Getting shaky shots that look like you’ve had one too many cocktails before shooting? Video looks a little like those holiday films you used to make as a kid? You know you need stabilization, but you don’t know what your options are. Maybe you’re wondering what the best tripod for DSLR cameras is?
Well, it’s a good thing that tripods are around to address exactly those problems! Whether it be because you have hands that tremble frequently. Or you just cannot keep your hands stable and steady for extended periods of time (not surprising!)
Tripods are meant to take a lot of pressure away from your hands, so that you can focus on what really matters – getting the right shot.
We want to share with you our top list of tripods for DSLRs because stabilization will improve your videos massively.
Tripods are also not something that is limited to the experienced. In fact, I see it as one of the necessities when investing in camera equipment.
Here’s a quick list of the best tripods for DSLR that we want to cover:
1. Manfrotto BeFree Compact Travel Carbon Fiber Tripod
2. Magnus VT-4000 with Fluid Head
3. Vanguard Alta Pro 263AB 100 Aluminum Tripod Kit
4. MeFOTO Classic Carbon Fiber Globetrotter Travel Tripod
5. Joby GorillaPod SLR-Zoom
The Manfrotto MKBFRC4 BH BeFree Compact Travel Carbon Fiber Tripod is an extremely sturdy yet very compact tripod that has a lot of stability to hold up to 8.8 lbs of weight on its head, which is impressive, considering that it weighs only 2.4lbs.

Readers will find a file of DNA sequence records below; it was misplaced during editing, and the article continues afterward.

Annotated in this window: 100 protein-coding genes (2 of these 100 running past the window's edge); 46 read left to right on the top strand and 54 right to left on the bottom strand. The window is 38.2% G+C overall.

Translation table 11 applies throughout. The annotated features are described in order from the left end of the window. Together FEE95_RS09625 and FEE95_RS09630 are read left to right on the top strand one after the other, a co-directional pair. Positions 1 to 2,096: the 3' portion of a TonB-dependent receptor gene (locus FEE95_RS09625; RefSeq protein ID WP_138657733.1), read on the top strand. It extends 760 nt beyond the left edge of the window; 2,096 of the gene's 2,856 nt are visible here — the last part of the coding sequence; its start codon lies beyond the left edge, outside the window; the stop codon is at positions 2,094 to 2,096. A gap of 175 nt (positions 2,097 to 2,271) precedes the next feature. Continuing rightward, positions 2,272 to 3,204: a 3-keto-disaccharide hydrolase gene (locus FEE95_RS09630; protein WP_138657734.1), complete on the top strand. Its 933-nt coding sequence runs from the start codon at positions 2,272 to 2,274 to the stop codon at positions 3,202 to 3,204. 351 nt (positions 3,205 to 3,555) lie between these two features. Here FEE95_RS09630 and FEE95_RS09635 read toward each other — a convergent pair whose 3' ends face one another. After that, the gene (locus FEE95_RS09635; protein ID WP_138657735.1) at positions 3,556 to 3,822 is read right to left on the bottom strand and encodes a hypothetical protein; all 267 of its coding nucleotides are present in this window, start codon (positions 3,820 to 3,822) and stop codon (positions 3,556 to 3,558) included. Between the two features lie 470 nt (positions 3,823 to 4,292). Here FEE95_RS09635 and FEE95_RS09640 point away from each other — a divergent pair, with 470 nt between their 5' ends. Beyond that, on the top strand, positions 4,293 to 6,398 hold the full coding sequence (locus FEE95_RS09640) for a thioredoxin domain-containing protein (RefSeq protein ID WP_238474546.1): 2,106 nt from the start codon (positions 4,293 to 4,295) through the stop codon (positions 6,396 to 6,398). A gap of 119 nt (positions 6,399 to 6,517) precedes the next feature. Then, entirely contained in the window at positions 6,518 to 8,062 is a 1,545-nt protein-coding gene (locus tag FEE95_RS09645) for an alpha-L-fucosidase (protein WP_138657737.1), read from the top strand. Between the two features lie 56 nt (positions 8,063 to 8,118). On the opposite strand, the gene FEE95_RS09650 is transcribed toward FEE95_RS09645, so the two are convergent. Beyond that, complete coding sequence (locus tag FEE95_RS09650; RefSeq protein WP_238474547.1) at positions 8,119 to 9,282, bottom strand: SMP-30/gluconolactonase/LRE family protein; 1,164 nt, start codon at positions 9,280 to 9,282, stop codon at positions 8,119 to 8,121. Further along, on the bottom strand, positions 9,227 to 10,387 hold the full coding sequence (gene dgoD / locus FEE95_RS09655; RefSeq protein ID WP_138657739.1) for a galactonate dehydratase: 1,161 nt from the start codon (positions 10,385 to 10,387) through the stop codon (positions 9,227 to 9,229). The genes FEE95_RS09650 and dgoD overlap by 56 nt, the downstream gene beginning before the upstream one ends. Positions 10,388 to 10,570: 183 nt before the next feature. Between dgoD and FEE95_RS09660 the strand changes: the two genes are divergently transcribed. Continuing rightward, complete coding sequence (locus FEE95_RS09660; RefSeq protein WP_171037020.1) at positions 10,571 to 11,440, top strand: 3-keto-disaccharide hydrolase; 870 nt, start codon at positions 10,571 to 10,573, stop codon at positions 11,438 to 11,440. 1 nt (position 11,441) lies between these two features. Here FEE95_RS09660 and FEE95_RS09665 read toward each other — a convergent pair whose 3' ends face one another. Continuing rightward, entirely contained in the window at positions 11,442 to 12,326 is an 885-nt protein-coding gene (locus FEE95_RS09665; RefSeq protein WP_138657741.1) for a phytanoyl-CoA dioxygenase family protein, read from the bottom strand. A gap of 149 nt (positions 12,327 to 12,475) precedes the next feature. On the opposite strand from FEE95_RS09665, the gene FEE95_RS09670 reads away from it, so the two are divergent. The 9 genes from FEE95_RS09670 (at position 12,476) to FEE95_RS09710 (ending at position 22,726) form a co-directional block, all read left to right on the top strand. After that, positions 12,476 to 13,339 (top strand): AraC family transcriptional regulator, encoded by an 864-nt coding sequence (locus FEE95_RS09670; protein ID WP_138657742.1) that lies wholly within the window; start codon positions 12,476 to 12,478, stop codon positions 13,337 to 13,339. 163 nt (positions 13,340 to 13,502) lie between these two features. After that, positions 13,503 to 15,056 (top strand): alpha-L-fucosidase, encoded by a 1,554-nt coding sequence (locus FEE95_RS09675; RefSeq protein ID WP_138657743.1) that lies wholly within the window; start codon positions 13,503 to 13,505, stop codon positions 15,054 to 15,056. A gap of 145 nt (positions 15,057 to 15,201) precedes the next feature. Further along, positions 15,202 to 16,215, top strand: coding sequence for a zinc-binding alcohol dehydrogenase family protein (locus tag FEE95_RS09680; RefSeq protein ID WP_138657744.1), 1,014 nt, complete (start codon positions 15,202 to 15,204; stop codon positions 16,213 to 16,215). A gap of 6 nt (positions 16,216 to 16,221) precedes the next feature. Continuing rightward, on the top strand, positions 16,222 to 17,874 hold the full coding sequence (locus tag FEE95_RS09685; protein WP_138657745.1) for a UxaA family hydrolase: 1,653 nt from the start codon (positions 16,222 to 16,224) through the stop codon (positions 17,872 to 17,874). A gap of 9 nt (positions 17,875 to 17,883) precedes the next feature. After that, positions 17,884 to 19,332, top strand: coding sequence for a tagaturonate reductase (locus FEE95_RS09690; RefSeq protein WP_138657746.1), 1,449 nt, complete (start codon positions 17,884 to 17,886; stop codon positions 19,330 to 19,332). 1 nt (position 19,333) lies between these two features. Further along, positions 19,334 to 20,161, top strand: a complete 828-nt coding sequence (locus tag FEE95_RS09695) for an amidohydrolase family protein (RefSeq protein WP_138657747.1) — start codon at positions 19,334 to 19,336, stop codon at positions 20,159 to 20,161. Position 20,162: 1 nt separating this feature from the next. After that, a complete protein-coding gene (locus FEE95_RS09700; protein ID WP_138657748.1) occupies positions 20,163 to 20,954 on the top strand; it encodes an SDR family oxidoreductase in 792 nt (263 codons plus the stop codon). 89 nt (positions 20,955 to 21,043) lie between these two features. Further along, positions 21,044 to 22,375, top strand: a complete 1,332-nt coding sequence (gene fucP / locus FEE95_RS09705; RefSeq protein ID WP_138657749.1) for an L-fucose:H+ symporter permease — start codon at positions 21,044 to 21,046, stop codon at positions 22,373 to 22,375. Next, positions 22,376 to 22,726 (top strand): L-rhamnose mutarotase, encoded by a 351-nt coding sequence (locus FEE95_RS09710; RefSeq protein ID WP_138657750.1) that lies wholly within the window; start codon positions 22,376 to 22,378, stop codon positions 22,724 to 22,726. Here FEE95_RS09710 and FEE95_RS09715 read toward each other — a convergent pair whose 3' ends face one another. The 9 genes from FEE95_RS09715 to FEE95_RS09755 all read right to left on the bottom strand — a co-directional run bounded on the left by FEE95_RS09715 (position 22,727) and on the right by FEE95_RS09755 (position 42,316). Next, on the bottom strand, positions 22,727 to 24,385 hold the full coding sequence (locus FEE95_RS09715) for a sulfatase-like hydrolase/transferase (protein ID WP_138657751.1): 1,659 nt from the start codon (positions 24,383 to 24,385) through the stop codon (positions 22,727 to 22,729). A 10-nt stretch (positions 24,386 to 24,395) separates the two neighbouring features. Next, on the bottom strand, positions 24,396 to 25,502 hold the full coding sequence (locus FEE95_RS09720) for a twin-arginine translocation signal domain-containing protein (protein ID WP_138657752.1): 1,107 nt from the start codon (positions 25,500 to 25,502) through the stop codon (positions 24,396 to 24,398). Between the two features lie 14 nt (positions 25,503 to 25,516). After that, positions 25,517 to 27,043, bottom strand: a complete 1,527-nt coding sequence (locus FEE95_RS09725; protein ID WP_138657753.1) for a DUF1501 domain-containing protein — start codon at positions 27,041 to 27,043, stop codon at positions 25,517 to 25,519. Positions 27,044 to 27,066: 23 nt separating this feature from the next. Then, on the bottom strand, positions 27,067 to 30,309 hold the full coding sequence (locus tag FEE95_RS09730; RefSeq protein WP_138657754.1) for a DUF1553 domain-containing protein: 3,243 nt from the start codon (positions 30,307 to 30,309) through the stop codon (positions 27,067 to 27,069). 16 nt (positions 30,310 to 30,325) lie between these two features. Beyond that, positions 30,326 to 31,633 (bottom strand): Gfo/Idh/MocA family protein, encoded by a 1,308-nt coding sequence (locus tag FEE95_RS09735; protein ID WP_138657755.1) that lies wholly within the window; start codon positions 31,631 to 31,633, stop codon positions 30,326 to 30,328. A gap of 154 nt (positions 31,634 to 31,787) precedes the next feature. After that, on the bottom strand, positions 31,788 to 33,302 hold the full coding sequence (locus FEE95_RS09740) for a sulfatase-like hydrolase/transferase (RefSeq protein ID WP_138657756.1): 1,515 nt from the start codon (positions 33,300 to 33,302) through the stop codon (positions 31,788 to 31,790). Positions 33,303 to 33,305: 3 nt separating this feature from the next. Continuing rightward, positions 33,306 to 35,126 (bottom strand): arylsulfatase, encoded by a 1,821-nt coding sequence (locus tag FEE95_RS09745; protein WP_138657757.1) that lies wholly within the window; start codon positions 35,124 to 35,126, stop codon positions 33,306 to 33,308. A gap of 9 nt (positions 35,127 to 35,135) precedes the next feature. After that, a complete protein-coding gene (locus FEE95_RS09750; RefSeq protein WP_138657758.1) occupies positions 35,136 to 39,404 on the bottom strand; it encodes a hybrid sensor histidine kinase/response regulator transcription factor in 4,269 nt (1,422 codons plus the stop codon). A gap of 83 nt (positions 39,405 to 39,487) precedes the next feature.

At its longest, it extends to 56.7 inches and folds up into about 15.75 inches. The flexibility of length with the tripod is primarily due to the flip locks that help extend and lock-in the legs securely.
This tripod is exceedingly sturdy, yet compact, which makes it arguably one of the best tripods in the game.
The ball-head also has an easy quick-release system to ensure flawless transition while filming.
Weighing only 3lbs, there is no doubt that this tripod has a big fan base, especially for travelers. It also comes with a freebie, it has its own padded carrying case, so that there will be minimal damage impact on it.
Coming in at a very budget-friendly price, this is a really worthy investment. But, for those who are more budget-conscious, yet still want these features, this tripod also comes in aluminum material.
The price for the aluminum version is almost half of the Carbon Fiber version. The specs are similar to its Carbon Fiber sibling, with the exception that its weight is even lighter.
- Compact design.
- Rotate freely to capture new angles.
- Perfect for hiking and travel.
- Features a quick-release system.
- Quite bulky when folded.
- Lacks ‘swing-up’ legs.
- Compact design
- Carbon Fiber
- Perfect for hiking and travel
- Ball head included
- Quick Release system
One of our favorites on this list, the Magnus VT-4000 with Fluid Head is a great videographer’s tripod.
An incredibly sturdy and structurally sound tripod, this piece of kit can hold up to 8. lbs of camera. Tripod sturdiness is of prime importance, especially if you’re carrying fairly heavy loads of camera (and camera gear).
This tripod has ‘stage-opening’ legs, which is great for achieving a whole wide range of shots. The legs open at different height intervals, so you can easily get low down shots, as well as a range of others.